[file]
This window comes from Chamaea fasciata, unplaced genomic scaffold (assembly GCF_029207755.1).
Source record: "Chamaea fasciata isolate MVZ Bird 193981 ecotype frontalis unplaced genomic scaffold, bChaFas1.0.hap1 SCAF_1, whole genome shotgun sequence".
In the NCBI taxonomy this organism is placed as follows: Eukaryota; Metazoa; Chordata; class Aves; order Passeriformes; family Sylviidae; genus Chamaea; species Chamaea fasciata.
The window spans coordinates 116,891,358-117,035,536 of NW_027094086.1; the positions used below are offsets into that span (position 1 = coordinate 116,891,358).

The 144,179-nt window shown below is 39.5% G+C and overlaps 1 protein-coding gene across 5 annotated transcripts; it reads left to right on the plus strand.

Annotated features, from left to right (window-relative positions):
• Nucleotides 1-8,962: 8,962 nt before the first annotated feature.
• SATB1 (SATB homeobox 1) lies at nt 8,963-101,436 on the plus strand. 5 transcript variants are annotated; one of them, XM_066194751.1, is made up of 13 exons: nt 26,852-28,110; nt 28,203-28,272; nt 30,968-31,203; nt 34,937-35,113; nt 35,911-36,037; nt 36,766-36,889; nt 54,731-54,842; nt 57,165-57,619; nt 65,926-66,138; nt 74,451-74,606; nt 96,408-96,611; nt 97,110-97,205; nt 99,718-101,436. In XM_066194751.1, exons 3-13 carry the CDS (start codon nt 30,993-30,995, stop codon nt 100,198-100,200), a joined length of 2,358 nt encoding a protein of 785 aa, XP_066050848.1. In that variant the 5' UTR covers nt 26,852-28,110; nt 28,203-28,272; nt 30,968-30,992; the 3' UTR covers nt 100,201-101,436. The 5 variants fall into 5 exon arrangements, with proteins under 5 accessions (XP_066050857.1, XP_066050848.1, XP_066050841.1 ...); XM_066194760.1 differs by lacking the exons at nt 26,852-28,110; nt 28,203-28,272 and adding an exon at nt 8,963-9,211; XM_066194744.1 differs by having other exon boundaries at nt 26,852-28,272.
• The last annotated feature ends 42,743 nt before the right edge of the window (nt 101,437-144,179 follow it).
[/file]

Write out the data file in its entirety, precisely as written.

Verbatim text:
This window comes from Chamaea fasciata, unplaced genomic scaffold (assembly GCF_029207755.1).
Source record: "Chamaea fasciata isolate MVZ Bird 193981 ecotype frontalis unplaced genomic scaffold, bChaFas1.0.hap1 SCAF_1, whole genome shotgun sequence".
In the NCBI taxonomy this organism is placed as follows: Eukaryota; Metazoa; Chordata; class Aves; order Passeriformes; family Sylviidae; genus Chamaea; species Chamaea fasciata.
The window spans coordinates 116,891,358-117,035,536 of NW_027094086.1; the positions used below are offsets into that span (position 1 = coordinate 116,891,358).

The 144,179-nt window shown below is 39.5% G+C and overlaps 1 protein-coding gene across 5 annotated transcripts; it reads left to right on the plus strand.

Annotated features, from left to right (window-relative positions):
• Nucleotides 1-8,962: 8,962 nt before the first annotated feature.
• SATB1 (SATB homeobox 1) lies at nt 8,963-101,436 on the plus strand. 5 transcript variants are annotated; one of them, XM_066194751.1, is made up of 13 exons: nt 26,852-28,110; nt 28,203-28,272; nt 30,968-31,203; nt 34,937-35,113; nt 35,911-36,037; nt 36,766-36,889; nt 54,731-54,842; nt 57,165-57,619; nt 65,926-66,138; nt 74,451-74,606; nt 96,408-96,611; nt 97,110-97,205; nt 99,718-101,436. In XM_066194751.1, exons 3-13 carry the CDS (start codon nt 30,993-30,995, stop codon nt 100,198-100,200), a joined length of 2,358 nt encoding a protein of 785 aa, XP_066050848.1. In that variant the 5' UTR covers nt 26,852-28,110; nt 28,203-28,272; nt 30,968-30,992; the 3' UTR covers nt 100,201-101,436. The 5 variants fall into 5 exon arrangements, with proteins under 5 accessions (XP_066050857.1, XP_066050848.1, XP_066050841.1 ...); XM_066194760.1 differs by lacking the exons at nt 26,852-28,110; nt 28,203-28,272 and adding an exon at nt 8,963-9,211; XM_066194744.1 differs by having other exon boundaries at nt 26,852-28,272.
• The last annotated feature ends 42,743 nt before the right edge of the window (nt 101,437-144,179 follow it).